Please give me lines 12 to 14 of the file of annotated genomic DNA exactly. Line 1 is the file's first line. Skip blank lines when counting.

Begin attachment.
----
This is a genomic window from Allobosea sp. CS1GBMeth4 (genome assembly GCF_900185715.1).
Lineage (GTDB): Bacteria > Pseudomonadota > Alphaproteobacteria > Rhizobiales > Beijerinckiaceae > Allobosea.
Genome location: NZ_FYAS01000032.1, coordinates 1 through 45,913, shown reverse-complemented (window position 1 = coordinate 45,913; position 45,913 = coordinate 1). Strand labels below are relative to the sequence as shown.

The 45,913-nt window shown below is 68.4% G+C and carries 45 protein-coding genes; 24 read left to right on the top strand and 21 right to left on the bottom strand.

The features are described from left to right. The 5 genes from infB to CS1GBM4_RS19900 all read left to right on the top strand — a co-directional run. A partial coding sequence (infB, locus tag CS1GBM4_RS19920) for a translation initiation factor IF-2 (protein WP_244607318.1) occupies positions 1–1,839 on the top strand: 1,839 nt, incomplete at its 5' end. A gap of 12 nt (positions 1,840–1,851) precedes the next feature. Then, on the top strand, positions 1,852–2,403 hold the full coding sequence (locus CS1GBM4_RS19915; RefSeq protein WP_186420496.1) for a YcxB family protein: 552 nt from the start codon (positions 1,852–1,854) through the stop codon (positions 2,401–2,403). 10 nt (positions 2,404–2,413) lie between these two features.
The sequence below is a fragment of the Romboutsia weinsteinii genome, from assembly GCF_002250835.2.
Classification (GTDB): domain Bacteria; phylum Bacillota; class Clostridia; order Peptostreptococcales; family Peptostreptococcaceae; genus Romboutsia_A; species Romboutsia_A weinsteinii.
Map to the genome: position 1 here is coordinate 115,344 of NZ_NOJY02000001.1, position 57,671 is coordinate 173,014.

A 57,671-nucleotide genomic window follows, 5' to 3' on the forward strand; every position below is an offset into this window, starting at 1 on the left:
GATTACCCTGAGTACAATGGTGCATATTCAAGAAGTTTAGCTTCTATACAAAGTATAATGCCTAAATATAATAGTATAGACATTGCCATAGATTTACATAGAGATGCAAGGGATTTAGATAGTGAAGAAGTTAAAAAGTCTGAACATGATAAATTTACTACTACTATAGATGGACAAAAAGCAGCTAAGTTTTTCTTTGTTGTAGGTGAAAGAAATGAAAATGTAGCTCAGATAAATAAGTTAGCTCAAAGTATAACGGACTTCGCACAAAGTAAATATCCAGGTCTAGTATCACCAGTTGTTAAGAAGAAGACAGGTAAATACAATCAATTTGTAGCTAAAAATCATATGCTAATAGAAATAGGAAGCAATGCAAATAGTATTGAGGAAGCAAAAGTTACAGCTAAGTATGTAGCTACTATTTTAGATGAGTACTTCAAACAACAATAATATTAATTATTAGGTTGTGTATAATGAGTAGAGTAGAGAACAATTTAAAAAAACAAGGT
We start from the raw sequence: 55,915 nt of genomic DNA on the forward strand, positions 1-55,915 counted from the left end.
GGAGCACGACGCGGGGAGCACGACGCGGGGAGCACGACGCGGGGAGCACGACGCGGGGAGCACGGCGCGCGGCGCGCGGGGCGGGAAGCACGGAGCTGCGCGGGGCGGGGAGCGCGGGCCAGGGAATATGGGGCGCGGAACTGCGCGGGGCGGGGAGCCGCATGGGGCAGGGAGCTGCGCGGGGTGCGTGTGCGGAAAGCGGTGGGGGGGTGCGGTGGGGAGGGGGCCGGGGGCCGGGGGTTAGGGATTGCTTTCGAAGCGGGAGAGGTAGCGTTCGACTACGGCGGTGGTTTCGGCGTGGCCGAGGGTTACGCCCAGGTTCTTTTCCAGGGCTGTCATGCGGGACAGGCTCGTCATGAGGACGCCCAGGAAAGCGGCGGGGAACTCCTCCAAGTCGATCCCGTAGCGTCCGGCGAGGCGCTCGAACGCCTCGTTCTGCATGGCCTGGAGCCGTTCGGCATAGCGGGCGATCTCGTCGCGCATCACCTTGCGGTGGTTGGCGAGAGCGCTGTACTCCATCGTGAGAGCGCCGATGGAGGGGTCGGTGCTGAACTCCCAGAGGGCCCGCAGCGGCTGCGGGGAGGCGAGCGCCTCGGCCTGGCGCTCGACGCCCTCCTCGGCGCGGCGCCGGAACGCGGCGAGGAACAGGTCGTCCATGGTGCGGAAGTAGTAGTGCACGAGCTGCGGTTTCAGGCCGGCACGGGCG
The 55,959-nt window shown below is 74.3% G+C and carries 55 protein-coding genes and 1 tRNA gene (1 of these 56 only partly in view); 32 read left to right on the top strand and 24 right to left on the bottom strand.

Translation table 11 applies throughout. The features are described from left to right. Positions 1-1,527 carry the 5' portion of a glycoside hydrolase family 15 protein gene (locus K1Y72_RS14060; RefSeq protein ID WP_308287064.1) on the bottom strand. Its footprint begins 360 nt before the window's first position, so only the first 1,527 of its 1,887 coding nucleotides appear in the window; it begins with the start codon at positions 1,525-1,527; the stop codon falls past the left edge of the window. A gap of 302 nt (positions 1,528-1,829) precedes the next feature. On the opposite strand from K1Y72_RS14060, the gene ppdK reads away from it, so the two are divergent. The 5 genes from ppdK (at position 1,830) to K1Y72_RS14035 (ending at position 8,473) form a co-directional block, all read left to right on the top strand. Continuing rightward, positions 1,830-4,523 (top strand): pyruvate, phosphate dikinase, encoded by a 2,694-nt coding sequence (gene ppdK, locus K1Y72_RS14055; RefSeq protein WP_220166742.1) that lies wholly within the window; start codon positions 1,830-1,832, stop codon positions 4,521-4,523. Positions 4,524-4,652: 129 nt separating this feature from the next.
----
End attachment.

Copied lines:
GGAGCACGACGCGGGGAGCACGACGCGGGGAGCACGACGCGGGGAGCACGACGCGGGGAGCACGGCGCGCGGCGCGCGGGGCGGGAAGCACGGAGCTGCGCGGGGCGGGGAGCGCGGGCCAGGGAATATGGGGCGCGGAACTGCGCGGGGCGGGGAGCCGCATGGGGCAGGGAGCTGCGCGGGGTGCGTGTGCGGAAAGCGGTGGGGGGGTGCGGTGGGGAGGGGGCCGGGGGCCGGGGGTTAGGGATTGCTTTCGAAGCGGGAGAGGTAGCGTTCGACTACGGCGGTGGTTTCGGCGTGGCCGAGGGTTACGCCCAGGTTCTTTTCCAGGGCTGTCATGCGGGACAGGCTCGTCATGAGGACGCCCAGGAAAGCGGCGGGGAACTCCTCCAAGTCGATCCCGTAGCGTCCGGCGAGGCGCTCGAACGCCTCGTTCTGCATGGCCTGGAGCCGTTCGGCATAGCGGGCGATCTCGTCGCGCATCACCTTGCGGTGGTTGGCGAGAGCGCTGTACTCCATCGTGAGAGCGCCGATGGAGGGGTCGGTGCTGAACTCCCAGAGGGCCCGCAGCGGCTGCGGGGAGGCGAGCGCCTCGGCCTGGCGCTCGACGCCCTCCTCGGCGCGGCGCCGGAACGCGGCGAGGAACAGGTCGTCCATGGTGCGGAAGTAGTAGTGCACGAGCTGCGGTTTCAGGCCGGCACGGGCG
The 55,959-nt window shown below is 74.3% G+C and carries 55 protein-coding genes and 1 tRNA gene (1 of these 56 only partly in view); 32 read left to right on the top strand and 24 right to left on the bottom strand.

Translation table 11 applies throughout. The features are described from left to right. Positions 1-1,527 carry the 5' portion of a glycoside hydrolase family 15 protein gene (locus K1Y72_RS14060; RefSeq protein ID WP_308287064.1) on the bottom strand. Its footprint begins 360 nt before the window's first position, so only the first 1,527 of its 1,887 coding nucleotides appear in the window; it begins with the start codon at positions 1,525-1,527; the stop codon falls past the left edge of the window. A gap of 302 nt (positions 1,528-1,829) precedes the next feature. On the opposite strand from K1Y72_RS14060, the gene ppdK reads away from it, so the two are divergent. The 5 genes from ppdK (at position 1,830) to K1Y72_RS14035 (ending at position 8,473) form a co-directional block, all read left to right on the top strand. Continuing rightward, positions 1,830-4,523 (top strand): pyruvate, phosphate dikinase, encoded by a 2,694-nt coding sequence (gene ppdK, locus K1Y72_RS14055; RefSeq protein WP_220166742.1) that lies wholly within the window; start codon positions 1,830-1,832, stop codon positions 4,521-4,523. Positions 4,524-4,652: 129 nt separating this feature from the next.